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Nationals hold on to take down Phillies, magic number down to 3

Nationals hold on to take down Phillies, magic number down to 3

WASHINGTON (AP) -- Michael A. Taylor raced for an inside-the-park grand slam when center fielder Odubel Herrera misplayed his line drive, and the Washington Nationals moved closer to a second straight NL East title with an 11-10 win over the Philadelphia Phillies on Friday night.

Herrera misread Taylor's hit off Jake Thompson (1-2) in the third inning, taking a few steps in before leaping as the ball soared over his head. Herrera chased the rolling ball down on the warning track and threw to the infield, but shortstop J.P. Crawford missed up the third-base line with his relay, allowing Taylor to slide home safely.

It was the first-inside-the-park grand slam in the majors since Philadelphia's Aaron Altherr on Sept. 25, 2015, at Washington.

Taylor's homer was the second inside-the-park grand slam in Montreal Expos/Nationals history. Bombo Rivera had one as an Expo on June 26, 1976, a home run that coincidentally scored current Phillies manager Pete Mackanin from second.

Taylor set a career high with five RBIs and matched a personal best with four hits. Trea Turner homered and drove in three, and Max Scherzer (14-5) allowed four runs over six innings.

Washington has won five straight and reduced its magic number for winning the division to three.

Maikel Franco's three-run homer off Shawn Kelley in the ninth pulled the Phillies within a run, but Sean Doolittle struck out all three hitters he faced for his 17th save in 17 tries with Washington.

Nick Williams and Rhys Hoskins also homered for Philadelphia, which has lost 21 of its last 27 games against Washington.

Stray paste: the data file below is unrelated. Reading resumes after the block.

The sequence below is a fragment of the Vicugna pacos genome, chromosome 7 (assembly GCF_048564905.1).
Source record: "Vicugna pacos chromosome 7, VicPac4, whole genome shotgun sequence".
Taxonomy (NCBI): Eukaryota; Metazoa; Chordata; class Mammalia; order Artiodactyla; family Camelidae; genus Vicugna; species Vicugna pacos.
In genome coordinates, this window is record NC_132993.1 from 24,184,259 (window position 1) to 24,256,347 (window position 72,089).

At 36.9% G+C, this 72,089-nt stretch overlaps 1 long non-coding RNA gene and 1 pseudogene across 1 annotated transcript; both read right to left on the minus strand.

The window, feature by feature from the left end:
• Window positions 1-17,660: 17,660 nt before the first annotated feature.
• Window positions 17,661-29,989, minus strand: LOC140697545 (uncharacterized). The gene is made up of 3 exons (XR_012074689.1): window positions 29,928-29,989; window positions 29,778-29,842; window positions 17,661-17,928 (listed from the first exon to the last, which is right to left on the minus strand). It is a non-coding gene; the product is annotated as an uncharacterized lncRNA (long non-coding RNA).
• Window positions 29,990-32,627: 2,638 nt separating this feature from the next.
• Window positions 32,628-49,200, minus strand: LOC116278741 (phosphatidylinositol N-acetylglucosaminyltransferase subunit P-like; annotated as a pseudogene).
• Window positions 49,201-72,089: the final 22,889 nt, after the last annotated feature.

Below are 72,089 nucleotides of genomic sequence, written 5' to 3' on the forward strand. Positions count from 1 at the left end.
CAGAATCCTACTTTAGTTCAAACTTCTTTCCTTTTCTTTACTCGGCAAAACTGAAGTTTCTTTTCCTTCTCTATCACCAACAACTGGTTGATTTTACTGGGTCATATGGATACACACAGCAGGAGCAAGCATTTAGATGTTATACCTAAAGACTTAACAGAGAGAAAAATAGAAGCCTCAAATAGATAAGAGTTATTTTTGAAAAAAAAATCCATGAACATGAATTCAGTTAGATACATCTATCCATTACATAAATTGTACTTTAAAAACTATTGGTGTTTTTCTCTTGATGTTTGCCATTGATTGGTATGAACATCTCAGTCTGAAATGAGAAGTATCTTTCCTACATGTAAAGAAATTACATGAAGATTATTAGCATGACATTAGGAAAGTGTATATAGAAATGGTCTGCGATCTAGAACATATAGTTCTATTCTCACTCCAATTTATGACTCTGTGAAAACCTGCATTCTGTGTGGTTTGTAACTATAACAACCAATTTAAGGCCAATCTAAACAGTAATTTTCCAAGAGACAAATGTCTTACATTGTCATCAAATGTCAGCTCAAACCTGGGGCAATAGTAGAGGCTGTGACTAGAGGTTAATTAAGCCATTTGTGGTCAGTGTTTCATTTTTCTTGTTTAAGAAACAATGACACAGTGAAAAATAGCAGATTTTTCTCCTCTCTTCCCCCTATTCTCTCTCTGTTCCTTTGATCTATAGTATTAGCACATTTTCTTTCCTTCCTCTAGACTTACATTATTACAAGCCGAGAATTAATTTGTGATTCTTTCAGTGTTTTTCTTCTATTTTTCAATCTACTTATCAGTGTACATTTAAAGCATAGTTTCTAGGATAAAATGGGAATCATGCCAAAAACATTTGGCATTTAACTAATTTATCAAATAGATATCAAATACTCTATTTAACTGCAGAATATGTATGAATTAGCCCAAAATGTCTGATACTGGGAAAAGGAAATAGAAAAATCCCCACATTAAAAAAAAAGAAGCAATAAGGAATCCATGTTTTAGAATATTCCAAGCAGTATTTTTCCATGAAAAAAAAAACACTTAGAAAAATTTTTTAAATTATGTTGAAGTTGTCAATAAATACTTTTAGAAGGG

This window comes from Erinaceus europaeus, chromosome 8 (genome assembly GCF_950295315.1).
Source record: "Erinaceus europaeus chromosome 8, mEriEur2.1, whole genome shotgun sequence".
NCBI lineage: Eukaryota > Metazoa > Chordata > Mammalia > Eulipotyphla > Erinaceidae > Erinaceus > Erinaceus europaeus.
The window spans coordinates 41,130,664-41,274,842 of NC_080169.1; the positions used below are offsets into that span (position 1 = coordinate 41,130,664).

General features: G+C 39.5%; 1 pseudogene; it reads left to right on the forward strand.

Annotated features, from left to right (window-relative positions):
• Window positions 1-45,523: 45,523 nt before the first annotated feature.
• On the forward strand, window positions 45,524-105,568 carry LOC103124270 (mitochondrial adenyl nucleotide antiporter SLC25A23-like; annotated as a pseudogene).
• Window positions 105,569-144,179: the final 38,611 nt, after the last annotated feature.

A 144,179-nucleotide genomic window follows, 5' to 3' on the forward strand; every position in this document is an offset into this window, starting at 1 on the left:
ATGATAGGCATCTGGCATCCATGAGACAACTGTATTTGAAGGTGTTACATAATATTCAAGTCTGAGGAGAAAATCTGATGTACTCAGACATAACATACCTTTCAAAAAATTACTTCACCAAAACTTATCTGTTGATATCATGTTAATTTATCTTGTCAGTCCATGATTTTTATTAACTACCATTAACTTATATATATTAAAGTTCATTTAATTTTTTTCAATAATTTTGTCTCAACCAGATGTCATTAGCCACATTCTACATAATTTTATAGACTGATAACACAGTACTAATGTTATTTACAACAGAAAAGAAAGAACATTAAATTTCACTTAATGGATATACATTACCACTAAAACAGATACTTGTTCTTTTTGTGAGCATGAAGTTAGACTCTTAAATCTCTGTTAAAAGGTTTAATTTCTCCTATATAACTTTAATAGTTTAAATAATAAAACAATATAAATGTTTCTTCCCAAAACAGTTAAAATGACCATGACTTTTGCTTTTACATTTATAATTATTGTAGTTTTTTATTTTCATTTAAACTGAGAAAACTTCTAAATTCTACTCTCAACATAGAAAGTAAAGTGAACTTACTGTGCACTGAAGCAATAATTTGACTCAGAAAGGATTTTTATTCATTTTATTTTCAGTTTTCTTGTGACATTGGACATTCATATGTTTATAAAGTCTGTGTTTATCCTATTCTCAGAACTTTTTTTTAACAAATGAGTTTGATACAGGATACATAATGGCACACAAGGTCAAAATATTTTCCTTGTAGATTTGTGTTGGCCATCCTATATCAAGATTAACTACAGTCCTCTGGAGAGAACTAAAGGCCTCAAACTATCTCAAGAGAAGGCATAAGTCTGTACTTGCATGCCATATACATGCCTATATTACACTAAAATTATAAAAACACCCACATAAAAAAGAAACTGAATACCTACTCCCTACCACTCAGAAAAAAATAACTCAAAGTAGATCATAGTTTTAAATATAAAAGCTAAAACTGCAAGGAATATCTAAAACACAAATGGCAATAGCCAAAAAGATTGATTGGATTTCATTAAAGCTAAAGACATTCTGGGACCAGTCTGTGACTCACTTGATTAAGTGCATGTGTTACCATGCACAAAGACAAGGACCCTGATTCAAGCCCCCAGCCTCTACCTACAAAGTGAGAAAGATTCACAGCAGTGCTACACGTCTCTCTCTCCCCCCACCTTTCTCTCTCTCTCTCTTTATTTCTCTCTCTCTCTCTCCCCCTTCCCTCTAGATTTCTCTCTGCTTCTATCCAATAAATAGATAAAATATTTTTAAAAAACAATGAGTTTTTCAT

Scherzer struggled in the first inning, issuing back-to-back walks to Herrera and Hoskins and before Williams belted an 0-1 offering to right-center. But almost immediately, the Nationals chipped away at the deficit.

Ryan Zimmerman had an RBI single in the first and Turner added one in the second, and the Nationals loaded the bases on two walks and an error on a fielder's choice to set up Taylor's slam.

Scherzer allowed four runs for just the fourth time in 27 starts, but he struck out seven and improved to 6-0 over his last 13 outings.

Herrera's infield single in the seventh extended his hitting streak to 21 games, the longest in the majors this season.

Thompson allowed seven runs (five earned), seven hits and two walks in five innings.

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Nationals Game 5 meltdown yet another reminder why D.C. can't have nice things

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Nationals Game 5 meltdown yet another reminder why D.C. can't have nice things

On Thursday night, a Washington, D.C. pro sports team did something Washington, D.C. pro sports teams are very good at doing: fall short of making a league or championship game.

The Nationals' disastrous fifth inning against the Cubs in Game 5 of the National League Divisional Series was the beginning of the end, not to mention yet another in a long line of disappointing playoff results for Washington, D.C. sports teams.

You see, Washington, D.C. is the only city with at least three major pro sports teams to not have a single one make a conference or league championship game since 2000.